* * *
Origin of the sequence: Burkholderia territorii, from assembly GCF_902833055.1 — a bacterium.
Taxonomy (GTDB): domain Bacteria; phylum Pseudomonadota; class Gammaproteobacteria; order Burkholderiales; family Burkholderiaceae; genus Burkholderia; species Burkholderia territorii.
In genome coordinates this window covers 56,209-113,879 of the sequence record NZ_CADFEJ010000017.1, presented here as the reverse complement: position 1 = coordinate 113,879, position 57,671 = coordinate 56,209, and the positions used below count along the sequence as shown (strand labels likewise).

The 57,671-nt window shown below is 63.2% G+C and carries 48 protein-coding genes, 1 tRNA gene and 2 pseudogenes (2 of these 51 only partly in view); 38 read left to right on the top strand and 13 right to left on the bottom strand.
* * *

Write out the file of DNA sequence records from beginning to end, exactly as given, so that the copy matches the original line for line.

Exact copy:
Origin of the sequence: Burkholderia territorii, from assembly GCF_902833055.1 — a bacterium.
Taxonomy (GTDB): domain Bacteria; phylum Pseudomonadota; class Gammaproteobacteria; order Burkholderiales; family Burkholderiaceae; genus Burkholderia; species Burkholderia territorii.
In genome coordinates this window covers 56,209-113,879 of the sequence record NZ_CADFEJ010000017.1, presented here as the reverse complement: position 1 = coordinate 113,879, position 57,671 = coordinate 56,209, and the positions used below count along the sequence as shown (strand labels likewise).

The 57,671-nt window shown below is 63.2% G+C and carries 48 protein-coding genes, 1 tRNA gene and 2 pseudogenes (2 of these 51 only partly in view); 38 read left to right on the top strand and 13 right to left on the bottom strand.